…and not just salvation by works, but universalism–that all will be saved?
The Huffington Post has a screaming headline, Pope Francis says Atheists Who do Good are Redeemed, Not Just Catholics. Vatican Radio reports on the homily here.
In a homily at daily Mass in the chapel of the Saint Martha hostel, Pope Francis spoke on the principle that “doing good” is a principle that unites all of humanity. Commenting on the gospel where the disciples want to exclude a person who is doing good, but is not of their number, the Pope observes that Jesus says, “Let him be.” The Holy Father then goes on to make his main point, that rabid intolerance and exclusion eventually leads to violence.
He explains that it does no good to exclude and scapegoat atheists or other non believers. Instead they too should be expected to do good and that is where we encounter them and the dialogue begins. This is too much for some, and the Pope is being accused of Pelagianism and Universalism. (Salvation by works and “Everyone will be saved.”)
Here’s the offending passage:
“The Lord has redeemed all of us, all of us, with the Blood of Christ: all of us, not just Catholics. Everyone! ‘Father, the atheists?’ Even the atheists. Everyone! And this Blood makes us children of God of the first class! We are created children in the likeness of God and the Blood of Christ has redeemed us all! And we all have a duty to do good. And this commandment for everyone to do good, I think, is a beautiful path towards peace. If we, each doing our own part, if we do good to others, if we meet there, doing good, and we go slowly, gently, little by little, we will make that culture of encounter: we need that so much. We must meet one another doing good. ‘But I don’t believe, Father, I am an atheist!’ But do good: we will meet one another there.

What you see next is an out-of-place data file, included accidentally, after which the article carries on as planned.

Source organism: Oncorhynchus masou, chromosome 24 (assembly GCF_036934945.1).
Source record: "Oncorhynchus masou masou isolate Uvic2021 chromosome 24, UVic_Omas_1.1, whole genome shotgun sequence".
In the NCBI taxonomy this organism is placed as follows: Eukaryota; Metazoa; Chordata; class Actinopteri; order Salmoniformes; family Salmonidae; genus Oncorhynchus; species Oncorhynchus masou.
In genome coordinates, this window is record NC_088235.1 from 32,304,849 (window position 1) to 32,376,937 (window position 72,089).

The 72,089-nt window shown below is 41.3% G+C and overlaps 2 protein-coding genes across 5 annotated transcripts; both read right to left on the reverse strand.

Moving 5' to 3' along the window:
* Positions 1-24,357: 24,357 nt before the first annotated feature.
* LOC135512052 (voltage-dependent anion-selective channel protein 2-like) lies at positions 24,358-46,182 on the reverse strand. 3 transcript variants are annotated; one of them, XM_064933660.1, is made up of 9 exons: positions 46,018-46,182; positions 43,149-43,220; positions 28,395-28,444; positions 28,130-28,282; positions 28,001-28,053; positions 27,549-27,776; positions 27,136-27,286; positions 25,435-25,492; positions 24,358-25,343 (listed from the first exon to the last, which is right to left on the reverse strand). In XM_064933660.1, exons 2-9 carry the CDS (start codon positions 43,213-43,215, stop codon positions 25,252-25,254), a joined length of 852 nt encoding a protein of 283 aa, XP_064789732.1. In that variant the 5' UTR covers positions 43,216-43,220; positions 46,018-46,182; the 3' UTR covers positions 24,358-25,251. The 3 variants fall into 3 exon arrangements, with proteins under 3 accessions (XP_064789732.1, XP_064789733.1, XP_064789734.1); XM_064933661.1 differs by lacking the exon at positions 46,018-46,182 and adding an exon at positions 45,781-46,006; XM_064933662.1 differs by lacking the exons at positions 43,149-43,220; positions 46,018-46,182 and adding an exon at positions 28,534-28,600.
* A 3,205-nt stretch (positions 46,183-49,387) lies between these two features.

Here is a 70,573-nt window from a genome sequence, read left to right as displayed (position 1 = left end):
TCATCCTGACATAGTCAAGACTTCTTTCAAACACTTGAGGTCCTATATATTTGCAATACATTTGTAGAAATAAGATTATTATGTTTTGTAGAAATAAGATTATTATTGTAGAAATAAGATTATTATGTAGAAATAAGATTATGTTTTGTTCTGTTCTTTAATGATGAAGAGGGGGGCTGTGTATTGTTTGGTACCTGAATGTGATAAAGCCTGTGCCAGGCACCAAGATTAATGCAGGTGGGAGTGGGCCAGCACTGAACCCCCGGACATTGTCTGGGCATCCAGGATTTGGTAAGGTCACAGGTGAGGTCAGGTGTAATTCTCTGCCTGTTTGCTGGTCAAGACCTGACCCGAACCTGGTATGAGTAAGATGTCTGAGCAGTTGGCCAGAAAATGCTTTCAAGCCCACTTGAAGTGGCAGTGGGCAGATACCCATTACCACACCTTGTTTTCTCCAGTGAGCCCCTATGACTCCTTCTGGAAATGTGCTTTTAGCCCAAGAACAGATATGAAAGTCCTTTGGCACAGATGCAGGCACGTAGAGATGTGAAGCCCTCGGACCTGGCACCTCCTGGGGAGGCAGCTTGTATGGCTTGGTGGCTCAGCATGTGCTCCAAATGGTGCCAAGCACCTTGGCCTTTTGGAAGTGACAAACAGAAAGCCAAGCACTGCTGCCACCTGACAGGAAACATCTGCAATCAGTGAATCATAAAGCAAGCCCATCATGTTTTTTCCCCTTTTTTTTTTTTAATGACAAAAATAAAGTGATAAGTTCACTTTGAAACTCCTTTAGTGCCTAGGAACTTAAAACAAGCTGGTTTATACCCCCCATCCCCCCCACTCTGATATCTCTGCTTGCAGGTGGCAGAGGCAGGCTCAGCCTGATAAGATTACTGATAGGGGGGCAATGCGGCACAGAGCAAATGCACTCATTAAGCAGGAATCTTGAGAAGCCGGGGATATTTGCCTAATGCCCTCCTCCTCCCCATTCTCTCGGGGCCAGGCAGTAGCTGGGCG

Unfortunately for those who wish to paint Pope Francis as a lovable liberal, in fact, the Pope is simply affirming certain truths that any somewhat knowledgable Catholic will uphold. First, that Christ died to redeem the whole world. We can distinguish his redemptive work from the acceptance of salvation. He redeemed the whole world. However, many will reject that saving work. In affirming the universality of Christ’s redemptive work we are not universalists. To say that he redeemed the whole world is not to conclude that all will be saved.
Secondly, the Pope is also affirming that all humans are created in God’s image and are therefore created good. Yes, created good, but that goodness is wounded by original sin. Thirdly, he is affirming that all men and women are obliged to pursue what is beautiful, good and true. Natural virtue is possible–even obligatory, but natural virtue on its own is not sufficient for salvation. Grace is necessary to advance beyond natural virtue to bring the soul to salvation. The Pope does not say atheists being good on their own will be saved. He says they, like all men, are redeemed by Christ’s death and their good works are the starting place where we can meet with them–the implication being “meet with them in an encounter that leads eventually to faith in Christ.”
This method of evangelization is no different from the classic method of missionaries from St Paul onward. We meet the non believer on his territory, affirm what is good and beautiful and true about his belief and behavior, and move from there to introduce them to Christ.